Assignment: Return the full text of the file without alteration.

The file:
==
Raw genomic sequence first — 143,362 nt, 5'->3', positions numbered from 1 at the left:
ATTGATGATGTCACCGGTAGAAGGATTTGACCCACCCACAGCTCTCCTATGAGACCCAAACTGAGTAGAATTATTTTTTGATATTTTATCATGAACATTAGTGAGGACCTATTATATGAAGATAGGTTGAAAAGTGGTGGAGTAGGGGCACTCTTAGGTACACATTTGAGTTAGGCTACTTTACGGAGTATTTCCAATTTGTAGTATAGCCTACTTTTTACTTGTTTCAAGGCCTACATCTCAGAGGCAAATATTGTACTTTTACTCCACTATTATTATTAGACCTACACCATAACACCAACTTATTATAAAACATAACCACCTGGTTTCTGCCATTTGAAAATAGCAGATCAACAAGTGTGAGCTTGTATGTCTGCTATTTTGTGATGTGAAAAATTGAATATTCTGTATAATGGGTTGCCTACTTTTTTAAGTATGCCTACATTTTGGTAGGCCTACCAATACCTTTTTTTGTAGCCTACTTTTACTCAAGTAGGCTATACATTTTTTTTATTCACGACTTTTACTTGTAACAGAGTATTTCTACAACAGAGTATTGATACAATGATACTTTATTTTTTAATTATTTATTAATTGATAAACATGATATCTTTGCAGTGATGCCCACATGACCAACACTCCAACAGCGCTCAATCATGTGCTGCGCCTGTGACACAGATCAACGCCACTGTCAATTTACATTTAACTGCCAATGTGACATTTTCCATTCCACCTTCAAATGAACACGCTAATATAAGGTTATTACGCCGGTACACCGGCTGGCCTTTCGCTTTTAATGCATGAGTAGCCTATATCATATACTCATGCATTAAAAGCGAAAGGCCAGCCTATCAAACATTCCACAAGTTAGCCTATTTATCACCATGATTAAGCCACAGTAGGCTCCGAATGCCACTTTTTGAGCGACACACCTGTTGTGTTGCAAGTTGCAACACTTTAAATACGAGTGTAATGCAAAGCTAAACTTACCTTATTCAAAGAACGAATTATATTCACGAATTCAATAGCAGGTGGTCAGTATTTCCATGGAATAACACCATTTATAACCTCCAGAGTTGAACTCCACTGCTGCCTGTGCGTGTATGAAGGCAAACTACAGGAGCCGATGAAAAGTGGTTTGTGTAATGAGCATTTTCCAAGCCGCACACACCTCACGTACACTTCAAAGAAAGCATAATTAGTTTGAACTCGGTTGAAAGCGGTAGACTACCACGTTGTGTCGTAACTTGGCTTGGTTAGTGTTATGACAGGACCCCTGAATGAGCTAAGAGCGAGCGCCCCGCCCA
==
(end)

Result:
Raw genomic sequence first — 143,362 nt, 5'->3', positions numbered from 1 at the left:
ATTGATGATGTCACCGGTAGAAGGATTTGACCCACCCACAGCTCTCCTATGAGACCCAAACTGAGTAGAATTATTTTTTGATATTTTATCATGAACATTAGTGAGGACCTATTATATGAAGATAGGTTGAAAAGTGGTGGAGTAGGGGCACTCTTAGGTACACATTTGAGTTAGGCTACTTTACGGAGTATTTCCAATTTGTAGTATAGCCTACTTTTTACTTGTTTCAAGGCCTACATCTCAGAGGCAAATATTGTACTTTTACTCCACTATTATTATTAGACCTACACCATAACACCAACTTATTATAAAACATAACCACCTGGTTTCTGCCATTTGAAAATAGCAGATCAACAAGTGTGAGCTTGTATGTCTGCTATTTTGTGATGTGAAAAATTGAATATTCTGTATAATGGGTTGCCTACTTTTTTAAGTATGCCTACATTTTGGTAGGCCTACCAATACCTTTTTTTGTAGCCTACTTTTACTCAAGTAGGCTATACATTTTTTTTATTCACGACTTTTACTTGTAACAGAGTATTTCTACAACAGAGTATTGATACAATGATACTTTATTTTTTAATTATTTATTAATTGATAAACATGATATCTTTGCAGTGATGCCCACATGACCAACACTCCAACAGCGCTCAATCATGTGCTGCGCCTGTGACACAGATCAACGCCACTGTCAATTTACATTTAACTGCCAATGTGACATTTTCCATTCCACCTTCAAATGAACACGCTAATATAAGGTTATTACGCCGGTACACCGGCTGGCCTTTCGCTTTTAATGCATGAGTAGCCTATATCATATACTCATGCATTAAAAGCGAAAGGCCAGCCTATCAAACATTCCACAAGTTAGCCTATTTATCACCATGATTAAGCCACAGTAGGCTCCGAATGCCACTTTTTGAGCGACACACCTGTTGTGTTGCAAGTTGCAACACTTTAAATACGAGTGTAATGCAAAGCTAAACTTACCTTATTCAAAGAACGAATTATATTCACGAATTCAATAGCAGGTGGTCAGTATTTCCATGGAATAACACCATTTATAACCTCCAGAGTTGAACTCCACTGCTGCCTGTGCGTGTATGAAGGCAAACTACAGGAGCCGATGAAAAGTGGTTTGTGTAATGAGCATTTTCCAAGCCGCACACACCTCACGTACACTTCAAAGAAAGCATAATTAGTTTGAACTCGGTTGAAAGCGGTAGACTACCACGTTGTGTCGTAACTTGGCTTGGTTAGTGTTATGACAGGACCCCTGAATGAGCTAAGAGCGAGCGCCCCGCCCA